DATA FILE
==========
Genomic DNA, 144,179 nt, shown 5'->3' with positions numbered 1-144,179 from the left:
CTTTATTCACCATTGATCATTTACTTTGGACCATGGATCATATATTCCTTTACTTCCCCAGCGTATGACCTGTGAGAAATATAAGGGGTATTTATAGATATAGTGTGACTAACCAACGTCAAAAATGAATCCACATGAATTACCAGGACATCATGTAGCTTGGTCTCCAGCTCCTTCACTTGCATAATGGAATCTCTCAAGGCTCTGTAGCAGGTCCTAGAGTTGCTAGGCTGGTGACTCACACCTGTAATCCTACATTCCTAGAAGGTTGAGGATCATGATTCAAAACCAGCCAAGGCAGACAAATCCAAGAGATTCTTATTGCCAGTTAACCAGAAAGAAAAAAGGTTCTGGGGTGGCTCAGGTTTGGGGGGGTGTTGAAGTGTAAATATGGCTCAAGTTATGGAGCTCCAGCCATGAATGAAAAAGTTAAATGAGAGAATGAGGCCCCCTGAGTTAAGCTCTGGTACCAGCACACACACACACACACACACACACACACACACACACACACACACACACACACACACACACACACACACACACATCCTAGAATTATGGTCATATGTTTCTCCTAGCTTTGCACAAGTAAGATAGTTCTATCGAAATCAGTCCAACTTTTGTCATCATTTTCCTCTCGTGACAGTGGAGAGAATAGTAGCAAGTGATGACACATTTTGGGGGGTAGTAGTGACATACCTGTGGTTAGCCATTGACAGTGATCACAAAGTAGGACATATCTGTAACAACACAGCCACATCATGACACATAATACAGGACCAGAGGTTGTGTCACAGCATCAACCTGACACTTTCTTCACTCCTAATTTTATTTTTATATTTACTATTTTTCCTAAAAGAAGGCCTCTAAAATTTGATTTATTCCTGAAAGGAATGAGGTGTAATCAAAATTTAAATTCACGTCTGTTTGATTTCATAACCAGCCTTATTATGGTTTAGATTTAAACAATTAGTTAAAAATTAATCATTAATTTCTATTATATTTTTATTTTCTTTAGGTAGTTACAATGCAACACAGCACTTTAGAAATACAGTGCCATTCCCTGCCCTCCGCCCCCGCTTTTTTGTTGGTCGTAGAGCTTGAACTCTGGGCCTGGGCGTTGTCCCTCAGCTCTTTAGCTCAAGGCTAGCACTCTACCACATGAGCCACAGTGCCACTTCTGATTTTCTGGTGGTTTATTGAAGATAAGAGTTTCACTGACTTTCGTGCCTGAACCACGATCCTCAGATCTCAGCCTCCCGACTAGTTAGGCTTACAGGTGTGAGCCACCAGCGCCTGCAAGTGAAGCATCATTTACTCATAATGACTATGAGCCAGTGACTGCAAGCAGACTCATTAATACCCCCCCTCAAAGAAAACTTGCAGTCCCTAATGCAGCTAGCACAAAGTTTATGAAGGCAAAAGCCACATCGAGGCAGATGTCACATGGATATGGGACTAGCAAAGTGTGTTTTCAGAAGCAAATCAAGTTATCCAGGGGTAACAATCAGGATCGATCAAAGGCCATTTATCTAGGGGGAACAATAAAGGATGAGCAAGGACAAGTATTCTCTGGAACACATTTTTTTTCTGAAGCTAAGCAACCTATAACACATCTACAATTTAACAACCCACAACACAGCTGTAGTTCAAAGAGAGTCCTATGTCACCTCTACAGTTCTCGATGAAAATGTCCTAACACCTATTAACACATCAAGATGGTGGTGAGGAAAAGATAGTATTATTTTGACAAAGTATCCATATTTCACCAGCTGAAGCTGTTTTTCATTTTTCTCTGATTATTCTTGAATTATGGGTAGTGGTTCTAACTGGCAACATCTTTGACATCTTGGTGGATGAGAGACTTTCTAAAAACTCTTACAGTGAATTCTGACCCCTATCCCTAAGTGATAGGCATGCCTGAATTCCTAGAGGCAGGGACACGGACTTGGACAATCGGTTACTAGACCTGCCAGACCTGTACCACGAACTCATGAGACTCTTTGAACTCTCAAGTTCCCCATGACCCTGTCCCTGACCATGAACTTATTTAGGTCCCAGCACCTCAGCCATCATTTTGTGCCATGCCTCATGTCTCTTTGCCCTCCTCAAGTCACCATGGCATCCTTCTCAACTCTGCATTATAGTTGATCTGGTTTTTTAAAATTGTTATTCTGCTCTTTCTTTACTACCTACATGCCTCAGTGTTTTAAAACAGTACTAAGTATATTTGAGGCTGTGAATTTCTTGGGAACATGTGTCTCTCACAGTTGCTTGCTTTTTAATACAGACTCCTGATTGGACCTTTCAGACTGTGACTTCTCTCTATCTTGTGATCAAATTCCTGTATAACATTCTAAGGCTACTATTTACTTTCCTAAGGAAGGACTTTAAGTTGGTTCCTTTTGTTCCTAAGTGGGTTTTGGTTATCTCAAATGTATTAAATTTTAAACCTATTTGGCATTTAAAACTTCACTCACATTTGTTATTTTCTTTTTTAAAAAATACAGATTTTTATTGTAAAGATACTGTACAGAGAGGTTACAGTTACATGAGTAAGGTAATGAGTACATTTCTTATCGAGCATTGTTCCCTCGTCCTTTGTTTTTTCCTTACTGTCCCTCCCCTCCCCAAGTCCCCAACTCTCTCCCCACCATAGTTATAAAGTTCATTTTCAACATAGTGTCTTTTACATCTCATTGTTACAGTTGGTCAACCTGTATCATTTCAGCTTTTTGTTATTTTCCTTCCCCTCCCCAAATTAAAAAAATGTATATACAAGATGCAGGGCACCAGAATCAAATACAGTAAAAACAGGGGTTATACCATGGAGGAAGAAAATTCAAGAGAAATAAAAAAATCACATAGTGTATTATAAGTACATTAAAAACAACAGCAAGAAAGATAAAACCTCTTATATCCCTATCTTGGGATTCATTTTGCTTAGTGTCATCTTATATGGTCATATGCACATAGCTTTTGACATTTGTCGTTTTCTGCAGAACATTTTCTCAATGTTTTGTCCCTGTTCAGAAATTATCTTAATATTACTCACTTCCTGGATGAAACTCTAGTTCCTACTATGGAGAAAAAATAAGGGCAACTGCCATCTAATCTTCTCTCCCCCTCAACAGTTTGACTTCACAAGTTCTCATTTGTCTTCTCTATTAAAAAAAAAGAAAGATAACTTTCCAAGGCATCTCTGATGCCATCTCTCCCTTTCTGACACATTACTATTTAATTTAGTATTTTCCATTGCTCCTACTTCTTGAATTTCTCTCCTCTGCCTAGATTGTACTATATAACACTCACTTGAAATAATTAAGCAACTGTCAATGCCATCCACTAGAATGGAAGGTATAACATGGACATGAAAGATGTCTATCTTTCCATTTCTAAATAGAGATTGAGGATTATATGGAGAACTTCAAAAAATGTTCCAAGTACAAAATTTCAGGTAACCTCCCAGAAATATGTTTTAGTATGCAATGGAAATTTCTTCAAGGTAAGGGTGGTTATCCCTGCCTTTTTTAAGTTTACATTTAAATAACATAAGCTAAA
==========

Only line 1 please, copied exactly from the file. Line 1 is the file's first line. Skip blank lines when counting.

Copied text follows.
Genomic DNA, 144,179 nt, shown 5'->3' with positions numbered 1-144,179 from the left: